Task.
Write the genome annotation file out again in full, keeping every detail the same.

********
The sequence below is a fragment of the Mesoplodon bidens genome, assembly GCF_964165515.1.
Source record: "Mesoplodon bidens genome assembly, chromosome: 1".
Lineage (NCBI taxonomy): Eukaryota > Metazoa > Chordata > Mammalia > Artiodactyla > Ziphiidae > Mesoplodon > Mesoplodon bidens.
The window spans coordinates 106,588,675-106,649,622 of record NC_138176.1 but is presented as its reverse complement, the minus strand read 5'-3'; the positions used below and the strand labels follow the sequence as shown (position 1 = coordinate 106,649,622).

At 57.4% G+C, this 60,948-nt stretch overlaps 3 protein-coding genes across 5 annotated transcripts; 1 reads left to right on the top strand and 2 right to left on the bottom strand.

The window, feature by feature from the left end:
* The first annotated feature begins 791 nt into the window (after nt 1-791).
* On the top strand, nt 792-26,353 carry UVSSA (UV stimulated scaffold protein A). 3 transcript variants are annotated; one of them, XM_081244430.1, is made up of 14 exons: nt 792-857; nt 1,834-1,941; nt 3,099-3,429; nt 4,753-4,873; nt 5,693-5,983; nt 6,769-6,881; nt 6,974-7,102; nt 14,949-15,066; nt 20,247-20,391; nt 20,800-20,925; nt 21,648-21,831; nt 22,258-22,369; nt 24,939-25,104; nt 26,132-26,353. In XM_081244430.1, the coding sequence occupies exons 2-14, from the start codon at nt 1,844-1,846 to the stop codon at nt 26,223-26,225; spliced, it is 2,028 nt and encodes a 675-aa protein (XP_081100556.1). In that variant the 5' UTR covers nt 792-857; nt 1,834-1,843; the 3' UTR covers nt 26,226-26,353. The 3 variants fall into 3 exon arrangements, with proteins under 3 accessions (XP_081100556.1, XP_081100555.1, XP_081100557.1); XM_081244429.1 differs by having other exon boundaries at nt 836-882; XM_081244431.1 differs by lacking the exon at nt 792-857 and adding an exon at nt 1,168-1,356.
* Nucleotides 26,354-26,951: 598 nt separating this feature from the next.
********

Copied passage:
The sequence below is a fragment of the Mesoplodon bidens genome, assembly GCF_964165515.1.
Source record: "Mesoplodon bidens genome assembly, chromosome: 1".
Lineage (NCBI taxonomy): Eukaryota > Metazoa > Chordata > Mammalia > Artiodactyla > Ziphiidae > Mesoplodon > Mesoplodon bidens.
The window spans coordinates 106,588,675-106,649,622 of record NC_138176.1 but is presented as its reverse complement, the minus strand read 5'-3'; the positions used below and the strand labels follow the sequence as shown (position 1 = coordinate 106,649,622).

At 57.4% G+C, this 60,948-nt stretch overlaps 3 protein-coding genes across 5 annotated transcripts; 1 reads left to right on the top strand and 2 right to left on the bottom strand.

The window, feature by feature from the left end:
* The first annotated feature begins 791 nt into the window (after nt 1-791).
* On the top strand, nt 792-26,353 carry UVSSA (UV stimulated scaffold protein A). 3 transcript variants are annotated; one of them, XM_081244430.1, is made up of 14 exons: nt 792-857; nt 1,834-1,941; nt 3,099-3,429; nt 4,753-4,873; nt 5,693-5,983; nt 6,769-6,881; nt 6,974-7,102; nt 14,949-15,066; nt 20,247-20,391; nt 20,800-20,925; nt 21,648-21,831; nt 22,258-22,369; nt 24,939-25,104; nt 26,132-26,353. In XM_081244430.1, the coding sequence occupies exons 2-14, from the start codon at nt 1,844-1,846 to the stop codon at nt 26,223-26,225; spliced, it is 2,028 nt and encodes a 675-aa protein (XP_081100556.1). In that variant the 5' UTR covers nt 792-857; nt 1,834-1,843; the 3' UTR covers nt 26,226-26,353. The 3 variants fall into 3 exon arrangements, with proteins under 3 accessions (XP_081100556.1, XP_081100555.1, XP_081100557.1); XM_081244429.1 differs by having other exon boundaries at nt 836-882; XM_081244431.1 differs by lacking the exon at nt 792-857 and adding an exon at nt 1,168-1,356.
* Nucleotides 26,354-26,951: 598 nt separating this feature from the next.